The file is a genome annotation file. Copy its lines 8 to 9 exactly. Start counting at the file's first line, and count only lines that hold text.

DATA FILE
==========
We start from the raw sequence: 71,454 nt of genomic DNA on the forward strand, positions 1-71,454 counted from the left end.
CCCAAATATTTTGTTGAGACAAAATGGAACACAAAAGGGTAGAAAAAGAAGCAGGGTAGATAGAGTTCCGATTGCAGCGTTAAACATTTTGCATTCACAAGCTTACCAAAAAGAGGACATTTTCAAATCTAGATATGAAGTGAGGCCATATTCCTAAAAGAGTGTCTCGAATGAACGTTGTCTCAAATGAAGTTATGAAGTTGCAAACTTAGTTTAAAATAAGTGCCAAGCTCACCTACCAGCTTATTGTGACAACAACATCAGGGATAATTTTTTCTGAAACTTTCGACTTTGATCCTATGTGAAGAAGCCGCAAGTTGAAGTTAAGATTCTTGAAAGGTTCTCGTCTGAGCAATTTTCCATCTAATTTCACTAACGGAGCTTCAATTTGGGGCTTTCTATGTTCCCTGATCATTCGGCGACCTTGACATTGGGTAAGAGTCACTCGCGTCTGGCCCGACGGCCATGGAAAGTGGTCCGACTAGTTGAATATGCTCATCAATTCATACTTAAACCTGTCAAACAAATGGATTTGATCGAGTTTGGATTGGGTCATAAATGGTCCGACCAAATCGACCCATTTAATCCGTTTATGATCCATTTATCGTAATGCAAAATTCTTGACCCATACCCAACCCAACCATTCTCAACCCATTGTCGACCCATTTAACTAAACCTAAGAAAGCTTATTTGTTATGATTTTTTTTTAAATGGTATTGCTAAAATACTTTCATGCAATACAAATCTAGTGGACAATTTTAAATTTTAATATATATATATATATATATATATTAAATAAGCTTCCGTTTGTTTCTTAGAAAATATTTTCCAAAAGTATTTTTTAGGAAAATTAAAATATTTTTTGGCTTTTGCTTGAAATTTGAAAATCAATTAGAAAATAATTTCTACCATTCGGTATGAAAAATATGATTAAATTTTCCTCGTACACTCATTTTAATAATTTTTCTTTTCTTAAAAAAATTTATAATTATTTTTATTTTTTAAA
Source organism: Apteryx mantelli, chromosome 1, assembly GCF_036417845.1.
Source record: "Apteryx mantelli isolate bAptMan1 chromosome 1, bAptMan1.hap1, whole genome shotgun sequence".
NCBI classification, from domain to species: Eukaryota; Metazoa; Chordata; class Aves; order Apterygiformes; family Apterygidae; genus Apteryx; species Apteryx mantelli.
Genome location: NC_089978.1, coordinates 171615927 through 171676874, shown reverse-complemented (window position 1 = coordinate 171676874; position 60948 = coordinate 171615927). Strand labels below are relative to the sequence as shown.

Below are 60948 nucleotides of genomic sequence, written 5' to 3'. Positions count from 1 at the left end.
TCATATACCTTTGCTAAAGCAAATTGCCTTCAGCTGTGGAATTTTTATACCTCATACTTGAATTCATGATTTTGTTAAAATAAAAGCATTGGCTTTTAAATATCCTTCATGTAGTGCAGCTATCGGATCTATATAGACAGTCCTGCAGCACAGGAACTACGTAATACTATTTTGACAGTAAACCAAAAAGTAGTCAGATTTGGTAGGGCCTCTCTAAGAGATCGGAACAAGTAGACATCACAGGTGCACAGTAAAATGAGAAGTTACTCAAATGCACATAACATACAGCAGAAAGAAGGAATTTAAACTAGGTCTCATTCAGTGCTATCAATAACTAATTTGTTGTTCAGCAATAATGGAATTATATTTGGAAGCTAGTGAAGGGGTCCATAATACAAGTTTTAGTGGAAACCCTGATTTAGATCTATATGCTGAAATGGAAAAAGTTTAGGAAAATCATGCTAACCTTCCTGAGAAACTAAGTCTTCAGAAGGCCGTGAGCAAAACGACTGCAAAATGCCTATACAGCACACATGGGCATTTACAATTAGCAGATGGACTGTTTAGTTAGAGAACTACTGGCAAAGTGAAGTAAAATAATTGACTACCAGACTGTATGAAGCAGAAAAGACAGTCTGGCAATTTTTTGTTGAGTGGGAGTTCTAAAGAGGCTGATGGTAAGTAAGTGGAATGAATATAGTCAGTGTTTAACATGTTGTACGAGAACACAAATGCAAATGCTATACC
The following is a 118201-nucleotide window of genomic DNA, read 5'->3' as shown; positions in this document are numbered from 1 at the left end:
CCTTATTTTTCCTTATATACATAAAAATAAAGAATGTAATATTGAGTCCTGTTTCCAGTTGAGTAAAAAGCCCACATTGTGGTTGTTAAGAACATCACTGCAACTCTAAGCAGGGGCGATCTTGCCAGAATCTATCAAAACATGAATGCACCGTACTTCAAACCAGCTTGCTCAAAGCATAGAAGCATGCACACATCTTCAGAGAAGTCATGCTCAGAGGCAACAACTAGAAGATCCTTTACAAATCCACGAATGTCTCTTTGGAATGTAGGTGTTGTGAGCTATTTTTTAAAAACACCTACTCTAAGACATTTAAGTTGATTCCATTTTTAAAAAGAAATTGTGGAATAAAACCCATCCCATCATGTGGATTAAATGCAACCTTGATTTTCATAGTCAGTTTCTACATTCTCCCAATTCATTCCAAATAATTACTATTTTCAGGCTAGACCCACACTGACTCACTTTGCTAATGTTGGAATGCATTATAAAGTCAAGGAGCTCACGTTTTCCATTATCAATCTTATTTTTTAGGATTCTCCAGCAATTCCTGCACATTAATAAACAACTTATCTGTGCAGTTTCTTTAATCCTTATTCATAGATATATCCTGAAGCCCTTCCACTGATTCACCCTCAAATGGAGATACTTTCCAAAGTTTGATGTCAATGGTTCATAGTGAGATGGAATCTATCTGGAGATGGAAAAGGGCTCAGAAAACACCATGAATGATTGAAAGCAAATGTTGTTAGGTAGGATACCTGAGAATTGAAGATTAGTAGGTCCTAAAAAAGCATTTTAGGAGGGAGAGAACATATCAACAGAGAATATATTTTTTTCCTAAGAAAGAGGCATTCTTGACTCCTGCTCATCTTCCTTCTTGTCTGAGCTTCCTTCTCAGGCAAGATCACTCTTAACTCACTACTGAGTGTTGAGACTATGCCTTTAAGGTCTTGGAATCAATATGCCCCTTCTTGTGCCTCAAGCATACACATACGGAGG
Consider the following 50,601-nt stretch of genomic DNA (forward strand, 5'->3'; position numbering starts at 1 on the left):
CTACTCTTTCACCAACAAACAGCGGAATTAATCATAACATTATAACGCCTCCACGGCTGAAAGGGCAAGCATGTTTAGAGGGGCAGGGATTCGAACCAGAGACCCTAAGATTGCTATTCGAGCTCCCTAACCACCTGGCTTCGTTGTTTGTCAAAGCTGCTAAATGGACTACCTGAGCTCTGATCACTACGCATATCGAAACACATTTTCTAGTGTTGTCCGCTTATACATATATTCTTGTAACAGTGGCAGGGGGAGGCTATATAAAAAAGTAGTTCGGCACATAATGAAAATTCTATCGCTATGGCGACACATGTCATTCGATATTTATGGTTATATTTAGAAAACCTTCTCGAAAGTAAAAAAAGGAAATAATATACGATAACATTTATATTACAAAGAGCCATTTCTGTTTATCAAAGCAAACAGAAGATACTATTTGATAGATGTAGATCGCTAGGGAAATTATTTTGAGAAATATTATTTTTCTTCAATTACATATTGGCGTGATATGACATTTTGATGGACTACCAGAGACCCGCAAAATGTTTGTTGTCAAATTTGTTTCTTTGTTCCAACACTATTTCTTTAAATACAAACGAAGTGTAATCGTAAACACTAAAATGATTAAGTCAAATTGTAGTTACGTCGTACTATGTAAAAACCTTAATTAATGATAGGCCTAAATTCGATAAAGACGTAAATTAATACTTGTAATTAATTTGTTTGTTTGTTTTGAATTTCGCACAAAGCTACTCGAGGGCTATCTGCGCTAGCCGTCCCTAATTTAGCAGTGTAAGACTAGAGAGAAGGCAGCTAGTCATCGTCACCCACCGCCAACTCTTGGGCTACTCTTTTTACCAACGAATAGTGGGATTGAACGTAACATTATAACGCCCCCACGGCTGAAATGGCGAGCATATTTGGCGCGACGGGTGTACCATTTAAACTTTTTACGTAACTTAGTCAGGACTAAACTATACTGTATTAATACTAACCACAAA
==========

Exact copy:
TCATATACCTTTGCTAAAGCAAATTGCCTTCAGCTGTGGAATTTTTATACCTCATACTTGAATTCATGATTTTGTTAAAATAAAAGCATTGGCTTTTAAATATCCTTCATGTAGTGCAGCTATCGGATCTATATAGACAGTCCTGCAGCACAGGAACTACGTAATACTATTTTGACAGTAAACCAAAAAGTAGTCAGATTTGGTAGGGCCTCTCTAAGAGATCGGAACAAGTAGACATCACAGGTGCACAGTAAAATGAGAAGTTACTCAAATGCACATAACATACAGCAGAAAGAAGGAATTTAAACTAGGTCTCATTCAGTGCTATCAATAACTAATTTGTTGTTCAGCAATAATGGAATTATATTTGGAAGCTAGTGAAGGGGTCCATAATACAAGTTTTAGTGGAAACCCTGATTTAGATCTATATGCTGAAATGGAAAAAGTTTAGGAAAATCATGCTAACCTTCCTGAGAAACTAAGTCTTCAGAAGGCCGTGAGCAAAACGACTGCAAAATGCCTATACAGCACACATGGGCATTTACAATTAGCAGATGGACTGTTTAGTTAGAGAACTACTGGCAAAGTGAAGTAAAATAATTGACTACCAGACTGTATGAAGCAGAAAAGACAGTCTGGCAATTTTTTGTTGAGTGGGAGTTCTAAAGAGGCTGATGGTAAGTAAGTGGAATGAATATAGTCAGTGTTTAACATGTTGTACGAGAACACAAATGCAAATGCTATACC
The following is a 118201-nucleotide window of genomic DNA, read 5'->3' as shown; positions in this document are numbered from 1 at the left end: